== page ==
As for your Chekov's gun concerns, um, yeah, that's just the source material. Hang on until the 4th/5th season, the dragons might actually be big enough to eat someone by then. They still won't have worked out who's going to rule Westeros by then though.

      • nooj says:

        Thanks for the spoilers. Not everyone has slogged through all four thousand pages yet.

        • LafinJack says:

          Why the fuck are you reading a post about an unresolved plot point in a just-released TV series if you're not willing to risk spoilers for that unresolved plot point?

          • nooj says:

            sometimes people like to discuss and speculate on the future, without actually knowing the future, even if there is a Plan.

            phuzz (and others) threw out several fairly useful pieces of future knowledge ancillary to the discussion, as an answer to a rhetorical question.

            and i am willing to risk the spoilers, but i'm also willing to criticize people who provide them.

            • LafinJack says:

              Except jwz was asking specifically about the writing, which implies translation from book to screen, which means it shouldn't be a surprise when someone brings up the book to explain the screenwriting.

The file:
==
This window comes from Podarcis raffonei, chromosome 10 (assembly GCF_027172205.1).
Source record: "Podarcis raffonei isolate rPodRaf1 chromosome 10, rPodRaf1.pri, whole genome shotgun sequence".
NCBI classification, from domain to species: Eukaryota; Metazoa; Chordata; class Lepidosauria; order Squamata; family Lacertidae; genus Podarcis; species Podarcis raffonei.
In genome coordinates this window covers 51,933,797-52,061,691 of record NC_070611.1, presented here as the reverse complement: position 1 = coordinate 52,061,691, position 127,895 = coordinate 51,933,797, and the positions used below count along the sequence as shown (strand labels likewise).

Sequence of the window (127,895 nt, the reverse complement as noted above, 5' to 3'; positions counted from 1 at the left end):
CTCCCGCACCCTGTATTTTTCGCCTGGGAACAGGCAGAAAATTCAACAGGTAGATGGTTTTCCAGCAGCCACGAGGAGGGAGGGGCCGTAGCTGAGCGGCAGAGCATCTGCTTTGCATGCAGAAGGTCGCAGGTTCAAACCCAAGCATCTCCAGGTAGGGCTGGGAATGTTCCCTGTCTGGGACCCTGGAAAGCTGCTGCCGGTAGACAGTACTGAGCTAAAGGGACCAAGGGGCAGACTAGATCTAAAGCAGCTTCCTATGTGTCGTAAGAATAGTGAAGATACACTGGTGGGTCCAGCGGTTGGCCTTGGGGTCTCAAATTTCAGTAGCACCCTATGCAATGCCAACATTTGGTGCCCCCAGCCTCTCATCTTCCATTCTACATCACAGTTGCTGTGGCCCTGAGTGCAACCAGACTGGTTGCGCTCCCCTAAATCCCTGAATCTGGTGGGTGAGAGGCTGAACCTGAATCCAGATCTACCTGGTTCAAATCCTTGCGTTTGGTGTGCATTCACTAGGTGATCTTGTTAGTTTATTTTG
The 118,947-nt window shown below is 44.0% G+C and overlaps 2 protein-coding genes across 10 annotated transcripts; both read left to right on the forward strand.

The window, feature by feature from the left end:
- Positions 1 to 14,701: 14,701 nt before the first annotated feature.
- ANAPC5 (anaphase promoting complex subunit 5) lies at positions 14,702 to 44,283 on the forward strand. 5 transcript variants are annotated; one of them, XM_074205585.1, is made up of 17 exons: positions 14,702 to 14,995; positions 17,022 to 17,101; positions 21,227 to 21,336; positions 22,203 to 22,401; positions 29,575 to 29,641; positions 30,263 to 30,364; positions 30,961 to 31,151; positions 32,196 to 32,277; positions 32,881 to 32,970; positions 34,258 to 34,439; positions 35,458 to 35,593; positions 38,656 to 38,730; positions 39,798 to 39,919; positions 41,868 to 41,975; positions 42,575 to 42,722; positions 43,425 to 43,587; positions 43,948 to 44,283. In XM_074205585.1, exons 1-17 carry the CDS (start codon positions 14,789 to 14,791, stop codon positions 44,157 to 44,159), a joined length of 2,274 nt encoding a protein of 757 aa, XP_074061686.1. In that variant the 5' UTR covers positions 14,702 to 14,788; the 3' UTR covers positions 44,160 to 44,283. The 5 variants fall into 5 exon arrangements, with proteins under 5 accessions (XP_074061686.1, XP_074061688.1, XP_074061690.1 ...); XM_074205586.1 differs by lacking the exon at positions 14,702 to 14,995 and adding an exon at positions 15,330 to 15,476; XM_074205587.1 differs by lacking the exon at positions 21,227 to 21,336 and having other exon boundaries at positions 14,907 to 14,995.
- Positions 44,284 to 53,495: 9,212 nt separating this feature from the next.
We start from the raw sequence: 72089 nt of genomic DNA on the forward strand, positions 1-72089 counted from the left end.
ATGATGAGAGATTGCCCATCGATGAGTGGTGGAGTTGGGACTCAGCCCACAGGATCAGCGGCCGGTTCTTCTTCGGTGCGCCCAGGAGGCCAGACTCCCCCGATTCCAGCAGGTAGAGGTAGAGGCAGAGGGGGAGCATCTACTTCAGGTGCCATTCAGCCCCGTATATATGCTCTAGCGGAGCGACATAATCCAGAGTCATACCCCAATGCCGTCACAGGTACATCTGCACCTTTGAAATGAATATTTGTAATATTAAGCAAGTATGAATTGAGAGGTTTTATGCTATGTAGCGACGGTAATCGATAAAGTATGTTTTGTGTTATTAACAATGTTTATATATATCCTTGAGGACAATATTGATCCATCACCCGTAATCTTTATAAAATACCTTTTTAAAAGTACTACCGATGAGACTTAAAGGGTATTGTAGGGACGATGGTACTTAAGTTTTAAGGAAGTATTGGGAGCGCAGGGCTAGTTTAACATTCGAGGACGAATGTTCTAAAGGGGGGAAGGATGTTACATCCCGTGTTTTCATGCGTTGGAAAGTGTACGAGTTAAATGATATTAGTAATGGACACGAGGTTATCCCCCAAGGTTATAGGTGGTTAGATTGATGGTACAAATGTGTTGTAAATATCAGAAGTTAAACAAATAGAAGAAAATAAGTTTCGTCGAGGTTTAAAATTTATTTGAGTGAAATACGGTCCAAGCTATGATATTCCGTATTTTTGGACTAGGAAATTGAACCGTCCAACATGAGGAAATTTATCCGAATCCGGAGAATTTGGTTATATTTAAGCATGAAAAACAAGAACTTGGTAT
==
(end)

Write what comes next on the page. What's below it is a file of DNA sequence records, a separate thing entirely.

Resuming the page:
They certainly could have given a spoiler alert, but when they started talking about intentional accent use in the book, then the first sentence of the following paragraph was "As for your Chekov's gun concerns, um, yeah, that's just the source material" you might have gotten the idea that they were going to talk about the source material right afterward.

        • Suit says:

          Rob Stark and his mother Catelyn are betrayed and murdered during a wedding feast in the third book.

          Joffrey is poisoned and dies during his own wedding feast at King's Landing, also in book three.

          Tyrion is alive and well at the end of the most recent book.

          Tyrion killed his father, Tywin, with a crossbow. He's been falsely accused of murdering Joffrey. He has since fled across the Narrow sea.

          Sansa, Arya, Bran and Rickon are all still alive.

          Jon Snow was stabbed several times by fellow members of the Night's Watch. His fate is unknown.

      • jwz says:

        You say "that's just the source material" as if that's supposed to be any kind of explanation or excuse. It's still shitty writing whether it's the screenwriter, or the screenwriter aping the author.